Carrying with him the spirit of positivity, a confident smile and a colorfully flamboyant jacket, I met Yuval David on the streets of The Village, in front of the historic Bitter End. With a larger-than-life persona, Yuval became an instant life-long friend.
Using his talent, creativity and his phenomenal career, the Israeli-American actor, advocate, producer, content creator and speaker directs his efforts to evoke social change. With a kaleidoscope of television appearances, including CBS’ “Madam Secretary,” “Days of Our Lives,” “The Michael J. Fox Show” and the primetime series “What Would You Do?”, as well as film and Broadway credits, he “redirects the spotlight on him back onto causes and issues that will help to give rise to a better world,” which is also the title to his digital series featuring Mark Cuban.
The award-winning actor, host, film producer and advocate knows how to dive into the essence of the character he portrays. Aside from acting, he often narrates and creates YouTube content and performs one-person shows in theaters. He produces a slew of Web series and emcees various cultural, humanitarian, philanthropist, social and political events, including at the Israeli consulate in New York. He uses his vibrant personality and powerful convictions to bring forth social change, which has even allowed him to visit and speak on Capitol Hill.
You’re a busy guy.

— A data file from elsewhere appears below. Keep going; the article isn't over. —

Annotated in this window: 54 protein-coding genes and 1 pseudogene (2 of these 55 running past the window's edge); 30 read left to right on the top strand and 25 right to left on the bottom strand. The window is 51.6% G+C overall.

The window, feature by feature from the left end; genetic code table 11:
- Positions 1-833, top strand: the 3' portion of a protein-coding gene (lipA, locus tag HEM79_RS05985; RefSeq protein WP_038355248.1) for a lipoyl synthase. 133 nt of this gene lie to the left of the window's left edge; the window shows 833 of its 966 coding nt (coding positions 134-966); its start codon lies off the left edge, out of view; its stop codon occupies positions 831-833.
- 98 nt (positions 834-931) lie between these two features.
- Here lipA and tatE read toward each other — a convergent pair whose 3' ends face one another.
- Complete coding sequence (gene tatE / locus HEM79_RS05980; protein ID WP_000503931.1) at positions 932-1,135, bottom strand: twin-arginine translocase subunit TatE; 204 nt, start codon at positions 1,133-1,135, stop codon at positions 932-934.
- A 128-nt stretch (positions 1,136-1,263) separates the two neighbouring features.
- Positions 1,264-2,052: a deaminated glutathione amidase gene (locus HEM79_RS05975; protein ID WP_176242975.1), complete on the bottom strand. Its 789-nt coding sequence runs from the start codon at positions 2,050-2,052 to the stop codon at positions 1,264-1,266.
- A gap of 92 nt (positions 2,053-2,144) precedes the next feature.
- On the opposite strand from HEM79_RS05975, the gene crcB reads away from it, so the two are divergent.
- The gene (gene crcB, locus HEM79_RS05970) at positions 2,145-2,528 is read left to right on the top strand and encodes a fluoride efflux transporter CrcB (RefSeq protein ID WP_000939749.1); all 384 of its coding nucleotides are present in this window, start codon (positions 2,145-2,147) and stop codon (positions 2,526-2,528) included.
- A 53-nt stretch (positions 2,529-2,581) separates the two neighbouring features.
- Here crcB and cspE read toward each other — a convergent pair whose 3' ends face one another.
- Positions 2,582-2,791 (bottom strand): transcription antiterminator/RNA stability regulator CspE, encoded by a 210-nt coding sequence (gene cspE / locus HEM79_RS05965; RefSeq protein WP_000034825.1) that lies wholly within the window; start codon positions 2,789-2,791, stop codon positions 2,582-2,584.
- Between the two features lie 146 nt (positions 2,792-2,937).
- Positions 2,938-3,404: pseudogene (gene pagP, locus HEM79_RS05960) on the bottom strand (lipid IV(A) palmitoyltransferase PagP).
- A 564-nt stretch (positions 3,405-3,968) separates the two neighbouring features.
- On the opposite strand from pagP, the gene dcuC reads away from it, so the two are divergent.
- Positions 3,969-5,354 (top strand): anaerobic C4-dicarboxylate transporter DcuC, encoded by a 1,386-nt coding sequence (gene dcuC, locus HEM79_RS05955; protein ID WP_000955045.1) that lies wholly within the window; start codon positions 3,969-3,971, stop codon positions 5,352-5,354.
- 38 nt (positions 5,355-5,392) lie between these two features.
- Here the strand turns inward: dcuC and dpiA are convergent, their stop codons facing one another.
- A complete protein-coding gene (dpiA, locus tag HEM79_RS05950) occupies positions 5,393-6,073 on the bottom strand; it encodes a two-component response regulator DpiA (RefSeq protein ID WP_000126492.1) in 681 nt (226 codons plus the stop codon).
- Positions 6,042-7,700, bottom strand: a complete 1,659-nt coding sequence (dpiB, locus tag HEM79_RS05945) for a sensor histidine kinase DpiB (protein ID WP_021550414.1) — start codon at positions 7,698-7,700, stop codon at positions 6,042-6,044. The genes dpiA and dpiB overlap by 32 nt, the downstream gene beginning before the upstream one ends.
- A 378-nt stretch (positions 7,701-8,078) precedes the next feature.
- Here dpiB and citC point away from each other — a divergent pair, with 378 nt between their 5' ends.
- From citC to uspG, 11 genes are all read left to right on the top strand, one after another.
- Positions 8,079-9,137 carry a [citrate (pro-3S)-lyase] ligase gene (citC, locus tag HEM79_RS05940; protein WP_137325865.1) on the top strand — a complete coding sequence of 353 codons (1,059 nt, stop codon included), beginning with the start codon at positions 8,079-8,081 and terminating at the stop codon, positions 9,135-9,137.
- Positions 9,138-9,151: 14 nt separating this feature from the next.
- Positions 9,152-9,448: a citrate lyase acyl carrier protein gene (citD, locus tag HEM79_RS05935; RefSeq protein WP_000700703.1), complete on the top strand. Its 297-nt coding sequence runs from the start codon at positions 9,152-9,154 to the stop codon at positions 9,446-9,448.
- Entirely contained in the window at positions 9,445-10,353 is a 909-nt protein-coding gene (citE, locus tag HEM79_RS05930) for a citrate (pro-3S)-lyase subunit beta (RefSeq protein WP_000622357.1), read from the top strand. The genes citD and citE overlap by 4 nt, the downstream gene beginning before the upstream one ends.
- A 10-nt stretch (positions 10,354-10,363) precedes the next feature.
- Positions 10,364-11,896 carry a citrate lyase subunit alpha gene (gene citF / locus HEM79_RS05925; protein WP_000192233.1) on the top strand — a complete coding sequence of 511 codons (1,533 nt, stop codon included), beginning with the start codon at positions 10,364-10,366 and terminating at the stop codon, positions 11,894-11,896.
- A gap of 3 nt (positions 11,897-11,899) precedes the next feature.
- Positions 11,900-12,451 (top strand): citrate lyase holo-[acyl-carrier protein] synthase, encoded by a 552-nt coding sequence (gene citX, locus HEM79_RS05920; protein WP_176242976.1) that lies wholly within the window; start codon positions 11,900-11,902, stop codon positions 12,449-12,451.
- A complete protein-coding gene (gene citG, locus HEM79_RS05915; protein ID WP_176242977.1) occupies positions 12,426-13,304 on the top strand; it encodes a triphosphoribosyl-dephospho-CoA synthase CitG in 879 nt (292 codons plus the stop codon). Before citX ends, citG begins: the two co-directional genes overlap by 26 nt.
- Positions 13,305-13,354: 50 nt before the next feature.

I have this new HBO mini series that I was cast in. I have this indie film I was cast in, which has conflicting schedules, so that has to be figured out. I’m doing voiceovers for two documentaries. I’m producing almost a dozen of my Web series, three of which are filming concurrently now, because I thought maybe I didn’t have enough going on. I’m also a producer on a documentary feature, and in the meantime I’m auditioning and doing my speaking engagements. I have advocacy work, a film that I’m doing for the National LGBTQ Task Force… everything is happening now.
I’m exhausted just listening to your schedule. What are you going to do for World Pride?
During World Pride month, I have multiple speaking engagements, and I also have a dozen Web series that I am producing. Whenever I have a moment to create content, I’ll create content. So that’s whenever I am not in a film or a TV show or producing or directing. I have this one Web series called “One Actor Short.” It’s probably one of my favorites of my content. I go out onto the streets of New York, and I ask random strangers to play a role in a short film. In under 10 minutes I improvise a scene with them, direct them, so that it’s guided improv, and they have a role in a movie. So the last one I filmed had a whole LGBTQ twist. I really was hoping that it could happen, but with improv I just have to be OK with whatever happens. I don’t know who I’m going to interview. Then magic happened. I had this amazing trans black woman who was one of the random actors that joined (they are not real actors, just people off the street). I’m doing all of my speaking engagements and speaking on Capitol Hill and speaking in events here for World Pride, but my own artistic content got to have this whole LGBTQ theme. So I’m really excited about that.
You say that you identify with the trans community. Why?
There is something so inspiring about being trans and embracing the concept of being in transition, because ultimately we are all in transition. I just think we need more trans leaders, like people to be political leaders, to be the heads of organizations. They have created that safe space around them, they created that brave space around them, which is bigger than safe space, to be themselves openly, no matter what. Trans people face many challenges in our society, yet they continue to move forward on their path. That is very inspiring to us all.
You were on one of the most popular soap operas, “Days of Our Lives.” What kind of character did you play?